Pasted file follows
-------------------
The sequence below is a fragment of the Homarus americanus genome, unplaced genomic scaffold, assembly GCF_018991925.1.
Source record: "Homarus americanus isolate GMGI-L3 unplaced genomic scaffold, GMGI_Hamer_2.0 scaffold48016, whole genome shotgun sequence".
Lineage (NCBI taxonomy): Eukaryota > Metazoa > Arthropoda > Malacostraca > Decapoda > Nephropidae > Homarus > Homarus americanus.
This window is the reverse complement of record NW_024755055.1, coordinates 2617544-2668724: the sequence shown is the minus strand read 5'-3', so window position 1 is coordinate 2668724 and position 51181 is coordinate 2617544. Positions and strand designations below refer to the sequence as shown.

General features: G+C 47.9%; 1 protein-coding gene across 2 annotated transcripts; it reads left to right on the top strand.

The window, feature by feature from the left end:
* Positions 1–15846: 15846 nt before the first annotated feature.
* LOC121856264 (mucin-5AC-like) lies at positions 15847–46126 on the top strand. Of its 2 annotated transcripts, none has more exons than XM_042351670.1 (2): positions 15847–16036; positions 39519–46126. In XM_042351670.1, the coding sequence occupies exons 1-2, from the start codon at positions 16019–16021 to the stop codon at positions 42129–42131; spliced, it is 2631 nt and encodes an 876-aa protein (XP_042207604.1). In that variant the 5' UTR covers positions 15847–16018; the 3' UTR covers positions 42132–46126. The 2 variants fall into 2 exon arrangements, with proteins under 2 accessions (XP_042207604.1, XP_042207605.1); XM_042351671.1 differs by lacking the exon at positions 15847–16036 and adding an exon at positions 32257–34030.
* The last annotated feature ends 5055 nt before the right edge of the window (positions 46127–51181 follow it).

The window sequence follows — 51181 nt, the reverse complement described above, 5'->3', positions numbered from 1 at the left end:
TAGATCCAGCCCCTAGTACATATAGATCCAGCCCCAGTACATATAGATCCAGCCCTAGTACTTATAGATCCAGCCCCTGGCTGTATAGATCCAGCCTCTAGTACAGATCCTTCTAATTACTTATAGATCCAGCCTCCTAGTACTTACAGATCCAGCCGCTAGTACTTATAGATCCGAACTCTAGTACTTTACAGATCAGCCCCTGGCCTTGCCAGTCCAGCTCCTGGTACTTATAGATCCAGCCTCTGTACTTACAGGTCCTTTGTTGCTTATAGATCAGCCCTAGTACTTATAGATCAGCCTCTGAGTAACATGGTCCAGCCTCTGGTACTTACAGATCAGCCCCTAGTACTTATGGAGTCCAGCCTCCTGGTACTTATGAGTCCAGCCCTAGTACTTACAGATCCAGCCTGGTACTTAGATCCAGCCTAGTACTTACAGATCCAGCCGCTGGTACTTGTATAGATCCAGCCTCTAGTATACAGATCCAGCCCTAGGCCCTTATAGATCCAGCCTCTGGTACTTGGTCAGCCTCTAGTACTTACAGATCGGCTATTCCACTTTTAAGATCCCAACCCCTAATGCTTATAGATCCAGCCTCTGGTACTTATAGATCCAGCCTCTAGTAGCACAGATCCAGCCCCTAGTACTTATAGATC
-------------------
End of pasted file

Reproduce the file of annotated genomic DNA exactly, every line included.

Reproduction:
The sequence below is a fragment of the Homarus americanus genome, unplaced genomic scaffold, assembly GCF_018991925.1.
Source record: "Homarus americanus isolate GMGI-L3 unplaced genomic scaffold, GMGI_Hamer_2.0 scaffold48016, whole genome shotgun sequence".
Lineage (NCBI taxonomy): Eukaryota > Metazoa > Arthropoda > Malacostraca > Decapoda > Nephropidae > Homarus > Homarus americanus.
This window is the reverse complement of record NW_024755055.1, coordinates 2617544-2668724: the sequence shown is the minus strand read 5'-3', so window position 1 is coordinate 2668724 and position 51181 is coordinate 2617544. Positions and strand designations below refer to the sequence as shown.

General features: G+C 47.9%; 1 protein-coding gene across 2 annotated transcripts; it reads left to right on the top strand.

The window, feature by feature from the left end:
* Positions 1–15846: 15846 nt before the first annotated feature.
* LOC121856264 (mucin-5AC-like) lies at positions 15847–46126 on the top strand. Of its 2 annotated transcripts, none has more exons than XM_042351670.1 (2): positions 15847–16036; positions 39519–46126. In XM_042351670.1, the coding sequence occupies exons 1-2, from the start codon at positions 16019–16021 to the stop codon at positions 42129–42131; spliced, it is 2631 nt and encodes an 876-aa protein (XP_042207604.1). In that variant the 5' UTR covers positions 15847–16018; the 3' UTR covers positions 42132–46126. The 2 variants fall into 2 exon arrangements, with proteins under 2 accessions (XP_042207604.1, XP_042207605.1); XM_042351671.1 differs by lacking the exon at positions 15847–16036 and adding an exon at positions 32257–34030.
* The last annotated feature ends 5055 nt before the right edge of the window (positions 46127–51181 follow it).

The window sequence follows — 51181 nt, the reverse complement described above, 5'->3', positions numbered from 1 at the left end:
TAGATCCAGCCCCTAGTACATATAGATCCAGCCCCAGTACATATAGATCCAGCCCTAGTACTTATAGATCCAGCCCCTGGCTGTATAGATCCAGCCTCTAGTACAGATCCTTCTAATTACTTATAGATCCAGCCTCCTAGTACTTACAGATCCAGCCGCTAGTACTTATAGATCCGAACTCTAGTACTTTACAGATCAGCCCCTGGCCTTGCCAGTCCAGCTCCTGGTACTTATAGATCCAGCCTCTGTACTTACAGGTCCTTTGTTGCTTATAGATCAGCCCTAGTACTTATAGATCAGCCTCTGAGTAACATGGTCCAGCCTCTGGTACTTACAGATCAGCCCCTAGTACTTATGGAGTCCAGCCTCCTGGTACTTATGAGTCCAGCCCTAGTACTTACAGATCCAGCCTGGTACTTAGATCCAGCCTAGTACTTACAGATCCAGCCGCTGGTACTTGTATAGATCCAGCCTCTAGTATACAGATCCAGCCCTAGGCCCTTATAGATCCAGCCTCTGGTACTTGGTCAGCCTCTAGTACTTACAGATCGGCTATTCCACTTTTAAGATCCCAACCCCTAATGCTTATAGATCCAGCCTCTGGTACTTATAGATCCAGCCTCTAGTAGCACAGATCCAGCCCCTAGTACTTATAGATC